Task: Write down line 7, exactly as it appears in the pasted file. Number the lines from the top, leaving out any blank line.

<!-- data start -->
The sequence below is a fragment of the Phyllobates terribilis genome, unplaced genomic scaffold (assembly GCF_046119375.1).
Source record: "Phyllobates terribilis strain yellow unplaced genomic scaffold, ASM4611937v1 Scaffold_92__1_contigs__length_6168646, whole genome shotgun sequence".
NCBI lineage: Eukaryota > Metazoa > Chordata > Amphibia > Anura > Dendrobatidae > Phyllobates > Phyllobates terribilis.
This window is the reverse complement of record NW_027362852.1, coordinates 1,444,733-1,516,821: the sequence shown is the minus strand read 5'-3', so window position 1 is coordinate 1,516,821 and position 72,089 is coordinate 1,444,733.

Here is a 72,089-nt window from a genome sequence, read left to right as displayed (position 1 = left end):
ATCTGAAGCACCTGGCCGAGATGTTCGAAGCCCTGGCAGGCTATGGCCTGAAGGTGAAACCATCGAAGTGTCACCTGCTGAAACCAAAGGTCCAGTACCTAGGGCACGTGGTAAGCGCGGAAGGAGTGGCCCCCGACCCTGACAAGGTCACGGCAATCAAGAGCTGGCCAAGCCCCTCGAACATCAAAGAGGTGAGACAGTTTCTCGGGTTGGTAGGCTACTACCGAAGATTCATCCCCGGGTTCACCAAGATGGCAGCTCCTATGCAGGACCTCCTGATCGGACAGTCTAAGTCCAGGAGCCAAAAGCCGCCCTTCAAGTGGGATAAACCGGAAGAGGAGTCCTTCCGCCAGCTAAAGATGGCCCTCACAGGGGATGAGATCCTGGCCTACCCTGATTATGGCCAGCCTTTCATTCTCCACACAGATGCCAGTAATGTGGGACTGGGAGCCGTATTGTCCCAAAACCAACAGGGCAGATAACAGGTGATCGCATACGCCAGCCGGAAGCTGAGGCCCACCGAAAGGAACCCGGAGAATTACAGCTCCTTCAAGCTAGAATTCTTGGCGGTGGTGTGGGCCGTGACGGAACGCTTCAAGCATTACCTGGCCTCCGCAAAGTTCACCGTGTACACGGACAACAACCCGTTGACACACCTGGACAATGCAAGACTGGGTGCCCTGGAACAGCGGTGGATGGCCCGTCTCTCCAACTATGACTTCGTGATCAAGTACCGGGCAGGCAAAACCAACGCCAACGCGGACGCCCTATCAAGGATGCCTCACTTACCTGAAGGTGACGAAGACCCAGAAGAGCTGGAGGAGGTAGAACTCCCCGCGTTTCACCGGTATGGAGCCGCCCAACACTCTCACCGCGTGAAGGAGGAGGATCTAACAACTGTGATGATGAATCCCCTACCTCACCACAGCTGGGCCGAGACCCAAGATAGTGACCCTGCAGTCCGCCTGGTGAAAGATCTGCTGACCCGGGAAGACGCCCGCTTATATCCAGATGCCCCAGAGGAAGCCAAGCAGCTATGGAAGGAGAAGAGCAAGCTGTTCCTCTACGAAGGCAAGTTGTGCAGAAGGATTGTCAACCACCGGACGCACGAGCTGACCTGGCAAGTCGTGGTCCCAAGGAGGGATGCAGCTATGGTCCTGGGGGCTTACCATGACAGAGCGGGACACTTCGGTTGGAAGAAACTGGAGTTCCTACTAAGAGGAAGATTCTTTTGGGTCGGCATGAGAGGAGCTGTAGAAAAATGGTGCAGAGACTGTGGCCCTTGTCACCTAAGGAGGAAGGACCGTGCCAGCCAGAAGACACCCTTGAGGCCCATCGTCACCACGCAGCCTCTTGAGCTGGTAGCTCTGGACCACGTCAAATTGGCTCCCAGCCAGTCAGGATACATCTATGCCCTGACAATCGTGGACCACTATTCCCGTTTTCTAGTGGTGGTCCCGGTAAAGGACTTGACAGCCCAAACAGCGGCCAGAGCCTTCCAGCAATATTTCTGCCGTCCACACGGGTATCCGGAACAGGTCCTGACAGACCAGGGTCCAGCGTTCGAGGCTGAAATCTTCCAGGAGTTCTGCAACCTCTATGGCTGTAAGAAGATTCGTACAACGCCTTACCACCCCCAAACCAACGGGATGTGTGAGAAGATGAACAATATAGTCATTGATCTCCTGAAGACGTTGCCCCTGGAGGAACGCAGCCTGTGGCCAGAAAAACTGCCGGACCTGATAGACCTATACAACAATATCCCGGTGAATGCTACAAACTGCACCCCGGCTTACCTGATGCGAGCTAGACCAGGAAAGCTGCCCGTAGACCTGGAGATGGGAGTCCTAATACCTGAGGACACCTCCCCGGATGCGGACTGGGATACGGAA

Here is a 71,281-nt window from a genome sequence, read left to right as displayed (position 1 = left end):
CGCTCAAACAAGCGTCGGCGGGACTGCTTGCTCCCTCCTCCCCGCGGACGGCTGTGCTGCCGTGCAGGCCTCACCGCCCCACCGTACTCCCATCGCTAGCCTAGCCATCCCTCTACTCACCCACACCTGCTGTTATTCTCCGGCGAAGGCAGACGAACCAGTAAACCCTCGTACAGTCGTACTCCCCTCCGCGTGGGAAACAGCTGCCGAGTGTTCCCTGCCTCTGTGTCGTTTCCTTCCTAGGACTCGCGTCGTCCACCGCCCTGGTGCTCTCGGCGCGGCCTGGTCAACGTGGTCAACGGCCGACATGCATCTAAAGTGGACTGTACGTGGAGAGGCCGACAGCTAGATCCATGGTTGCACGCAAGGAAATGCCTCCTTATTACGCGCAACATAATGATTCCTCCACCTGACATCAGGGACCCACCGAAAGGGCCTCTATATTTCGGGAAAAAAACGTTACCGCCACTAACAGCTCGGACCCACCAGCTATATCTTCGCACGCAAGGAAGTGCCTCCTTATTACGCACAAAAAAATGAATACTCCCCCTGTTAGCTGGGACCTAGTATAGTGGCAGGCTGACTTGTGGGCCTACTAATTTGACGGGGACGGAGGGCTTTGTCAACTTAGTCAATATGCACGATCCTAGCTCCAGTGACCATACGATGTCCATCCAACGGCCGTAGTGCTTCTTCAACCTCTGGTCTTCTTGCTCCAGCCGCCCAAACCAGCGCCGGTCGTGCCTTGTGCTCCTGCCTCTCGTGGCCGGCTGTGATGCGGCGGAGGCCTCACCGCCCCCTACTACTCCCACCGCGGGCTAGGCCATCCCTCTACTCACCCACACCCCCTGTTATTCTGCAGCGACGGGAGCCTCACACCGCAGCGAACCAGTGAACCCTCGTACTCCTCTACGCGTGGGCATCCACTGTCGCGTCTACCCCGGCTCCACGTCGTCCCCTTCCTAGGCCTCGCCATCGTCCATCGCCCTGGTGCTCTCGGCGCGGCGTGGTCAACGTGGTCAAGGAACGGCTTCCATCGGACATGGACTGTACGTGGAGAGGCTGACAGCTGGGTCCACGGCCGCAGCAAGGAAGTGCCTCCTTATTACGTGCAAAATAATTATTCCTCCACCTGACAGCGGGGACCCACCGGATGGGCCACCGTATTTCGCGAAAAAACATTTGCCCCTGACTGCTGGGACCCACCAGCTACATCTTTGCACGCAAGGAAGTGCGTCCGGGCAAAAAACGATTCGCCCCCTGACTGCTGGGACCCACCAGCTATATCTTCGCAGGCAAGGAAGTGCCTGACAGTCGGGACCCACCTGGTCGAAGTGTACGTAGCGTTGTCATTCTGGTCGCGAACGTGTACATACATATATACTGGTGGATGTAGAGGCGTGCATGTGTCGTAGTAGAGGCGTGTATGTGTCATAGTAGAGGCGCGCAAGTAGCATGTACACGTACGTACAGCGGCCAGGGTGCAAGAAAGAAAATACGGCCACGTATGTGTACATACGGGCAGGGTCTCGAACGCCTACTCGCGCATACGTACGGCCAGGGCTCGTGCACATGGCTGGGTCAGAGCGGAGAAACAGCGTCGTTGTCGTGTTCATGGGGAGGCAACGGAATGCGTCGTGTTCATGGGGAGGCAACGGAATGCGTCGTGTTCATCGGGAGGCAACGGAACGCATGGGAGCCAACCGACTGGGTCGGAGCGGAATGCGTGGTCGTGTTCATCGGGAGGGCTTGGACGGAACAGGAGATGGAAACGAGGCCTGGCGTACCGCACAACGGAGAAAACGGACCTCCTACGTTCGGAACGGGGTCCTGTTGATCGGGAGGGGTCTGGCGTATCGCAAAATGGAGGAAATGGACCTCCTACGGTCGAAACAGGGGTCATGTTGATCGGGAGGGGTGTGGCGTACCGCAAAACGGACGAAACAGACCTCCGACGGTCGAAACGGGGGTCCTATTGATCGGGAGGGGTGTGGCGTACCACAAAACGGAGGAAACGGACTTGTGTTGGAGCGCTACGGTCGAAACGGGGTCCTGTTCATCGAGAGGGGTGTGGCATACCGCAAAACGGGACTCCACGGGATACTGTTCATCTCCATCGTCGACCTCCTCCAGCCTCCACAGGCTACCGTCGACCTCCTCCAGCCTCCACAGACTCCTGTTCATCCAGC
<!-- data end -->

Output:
Here is a 71,281-nt window from a genome sequence, read left to right as displayed (position 1 = left end):